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Can I use boolean algebra to simplify electric circuits installed on buildings, establishments (etc.) using the blueprint of the buildings fluorescent lamp circuit system and electric fan circuit system?

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That's within the realm of possibility, although I have no idea if you can do it or not. I would have to know you a lot better. –  rschwieb Dec 5 '12 at 13:54
    
Why? Please, your help and expertise would be greatly appreciated. . –  Mark Agustin Dec 6 '12 at 14:13
    
Why what?${}{}$ Do you mean How? –  rschwieb Dec 6 '12 at 14:23
    
Nevermind the why sir, lets take how sir, how could you know me a lot better?? –  Mark Agustin Dec 6 '12 at 14:54
    
Haha. "Money for nothing and chicks for free"... Nice try. Boolean algebra deals with logic gates, not really the circuits you are thinking about. –  Alec Dec 15 '13 at 8:46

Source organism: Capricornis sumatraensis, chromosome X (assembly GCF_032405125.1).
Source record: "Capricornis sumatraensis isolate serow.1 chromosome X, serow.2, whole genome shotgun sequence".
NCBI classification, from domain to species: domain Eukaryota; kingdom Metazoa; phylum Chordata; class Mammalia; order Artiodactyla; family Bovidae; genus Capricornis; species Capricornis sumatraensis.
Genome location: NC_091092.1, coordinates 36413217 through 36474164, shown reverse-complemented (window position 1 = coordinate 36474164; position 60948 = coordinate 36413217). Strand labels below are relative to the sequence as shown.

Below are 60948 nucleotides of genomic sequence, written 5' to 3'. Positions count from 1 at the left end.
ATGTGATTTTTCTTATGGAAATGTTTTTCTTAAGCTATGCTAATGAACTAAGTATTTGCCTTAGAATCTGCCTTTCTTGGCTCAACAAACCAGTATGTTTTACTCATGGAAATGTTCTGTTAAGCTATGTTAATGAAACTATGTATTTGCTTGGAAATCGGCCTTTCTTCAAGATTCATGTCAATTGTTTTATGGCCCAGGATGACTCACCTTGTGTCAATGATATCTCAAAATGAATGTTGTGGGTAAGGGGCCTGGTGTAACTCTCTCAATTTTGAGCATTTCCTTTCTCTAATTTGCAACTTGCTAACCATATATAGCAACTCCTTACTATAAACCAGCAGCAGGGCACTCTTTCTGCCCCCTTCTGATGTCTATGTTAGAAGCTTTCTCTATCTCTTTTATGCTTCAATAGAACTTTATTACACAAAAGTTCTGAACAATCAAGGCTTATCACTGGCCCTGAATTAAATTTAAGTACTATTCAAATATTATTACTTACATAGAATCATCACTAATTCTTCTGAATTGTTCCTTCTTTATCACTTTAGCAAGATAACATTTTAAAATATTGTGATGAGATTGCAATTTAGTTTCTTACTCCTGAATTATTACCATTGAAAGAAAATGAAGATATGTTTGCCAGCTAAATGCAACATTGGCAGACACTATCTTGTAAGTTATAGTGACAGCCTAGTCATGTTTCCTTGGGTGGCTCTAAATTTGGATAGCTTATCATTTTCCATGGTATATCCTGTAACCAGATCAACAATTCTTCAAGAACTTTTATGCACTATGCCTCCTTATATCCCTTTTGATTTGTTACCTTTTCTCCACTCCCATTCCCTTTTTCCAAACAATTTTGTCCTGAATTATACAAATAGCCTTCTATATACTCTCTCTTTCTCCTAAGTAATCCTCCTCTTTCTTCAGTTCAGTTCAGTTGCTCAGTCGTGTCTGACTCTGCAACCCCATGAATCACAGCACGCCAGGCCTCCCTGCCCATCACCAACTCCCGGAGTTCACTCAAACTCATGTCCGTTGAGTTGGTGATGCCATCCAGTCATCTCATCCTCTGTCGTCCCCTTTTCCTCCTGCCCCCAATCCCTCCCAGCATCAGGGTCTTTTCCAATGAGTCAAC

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1 Answer 1

Your question probably aims at illustrating different meanings of the word circuit.

A general electric circuit consists of power source(s), cables, switches, junctions, sockets and power consumers. One could apply boolean algebra to simplify a configuration of parellel/serial switches used to operate the same device. This would then be a form of switching logic. The usual simplifications of electrical circuits strive to reduce the cable length or improve the stability of power supply.

However, the technical representation of a boolean function is a circuit whitch consists of digital gates (AND, OR, NAND, NOR, XOR, ...) or switches. Such a circuit is not supposed to convey electrical power but logical information. The physical details of the interconnection between components do not influence the logical behaviour looking at it from the abstract level of boolean logic.

Below the line, my answer is: No, you can't!

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